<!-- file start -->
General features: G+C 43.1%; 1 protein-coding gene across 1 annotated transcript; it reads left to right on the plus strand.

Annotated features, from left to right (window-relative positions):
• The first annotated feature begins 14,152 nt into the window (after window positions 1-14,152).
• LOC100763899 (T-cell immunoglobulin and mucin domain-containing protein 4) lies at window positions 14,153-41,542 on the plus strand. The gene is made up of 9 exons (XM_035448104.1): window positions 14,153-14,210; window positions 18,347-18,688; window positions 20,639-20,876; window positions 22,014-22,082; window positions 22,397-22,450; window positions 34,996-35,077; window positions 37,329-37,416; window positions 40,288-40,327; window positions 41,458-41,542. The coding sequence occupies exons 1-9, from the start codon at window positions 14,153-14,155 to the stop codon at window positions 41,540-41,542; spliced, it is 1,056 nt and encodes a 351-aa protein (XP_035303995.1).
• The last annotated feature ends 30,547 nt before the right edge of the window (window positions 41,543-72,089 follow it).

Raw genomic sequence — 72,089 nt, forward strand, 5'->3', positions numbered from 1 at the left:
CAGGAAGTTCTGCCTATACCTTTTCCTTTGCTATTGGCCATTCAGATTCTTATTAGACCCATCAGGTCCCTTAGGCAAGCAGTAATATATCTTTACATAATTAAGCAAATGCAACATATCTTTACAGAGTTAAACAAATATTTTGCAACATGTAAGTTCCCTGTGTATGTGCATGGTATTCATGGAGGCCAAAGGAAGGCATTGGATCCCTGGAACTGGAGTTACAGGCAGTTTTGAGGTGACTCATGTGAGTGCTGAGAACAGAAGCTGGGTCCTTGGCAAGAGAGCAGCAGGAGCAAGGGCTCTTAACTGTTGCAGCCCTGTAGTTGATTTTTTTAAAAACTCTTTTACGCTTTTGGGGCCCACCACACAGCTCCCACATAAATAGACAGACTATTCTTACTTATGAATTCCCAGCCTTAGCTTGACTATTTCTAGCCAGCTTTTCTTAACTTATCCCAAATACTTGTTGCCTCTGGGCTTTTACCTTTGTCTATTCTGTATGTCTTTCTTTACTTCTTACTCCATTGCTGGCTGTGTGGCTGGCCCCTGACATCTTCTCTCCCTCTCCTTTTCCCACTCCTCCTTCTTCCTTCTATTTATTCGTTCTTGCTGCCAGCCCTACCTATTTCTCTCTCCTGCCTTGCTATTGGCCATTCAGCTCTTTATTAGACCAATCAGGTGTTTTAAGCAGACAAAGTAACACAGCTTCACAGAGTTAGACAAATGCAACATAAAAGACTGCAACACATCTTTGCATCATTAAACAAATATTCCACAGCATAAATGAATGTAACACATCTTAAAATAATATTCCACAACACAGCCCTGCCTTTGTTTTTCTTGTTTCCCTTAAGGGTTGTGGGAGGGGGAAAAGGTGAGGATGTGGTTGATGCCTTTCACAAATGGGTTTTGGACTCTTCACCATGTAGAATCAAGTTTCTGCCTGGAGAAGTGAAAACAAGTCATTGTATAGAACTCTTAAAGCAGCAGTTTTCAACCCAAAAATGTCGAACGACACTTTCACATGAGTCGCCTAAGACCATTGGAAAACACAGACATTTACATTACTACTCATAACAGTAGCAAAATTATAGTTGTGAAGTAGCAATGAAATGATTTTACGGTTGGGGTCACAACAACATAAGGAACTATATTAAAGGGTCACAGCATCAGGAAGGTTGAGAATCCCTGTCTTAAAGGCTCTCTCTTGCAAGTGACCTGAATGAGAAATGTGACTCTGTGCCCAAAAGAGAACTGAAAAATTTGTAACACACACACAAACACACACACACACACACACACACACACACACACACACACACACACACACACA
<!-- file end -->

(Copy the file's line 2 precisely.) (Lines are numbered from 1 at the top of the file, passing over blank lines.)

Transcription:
Annotated features, from left to right (window-relative positions):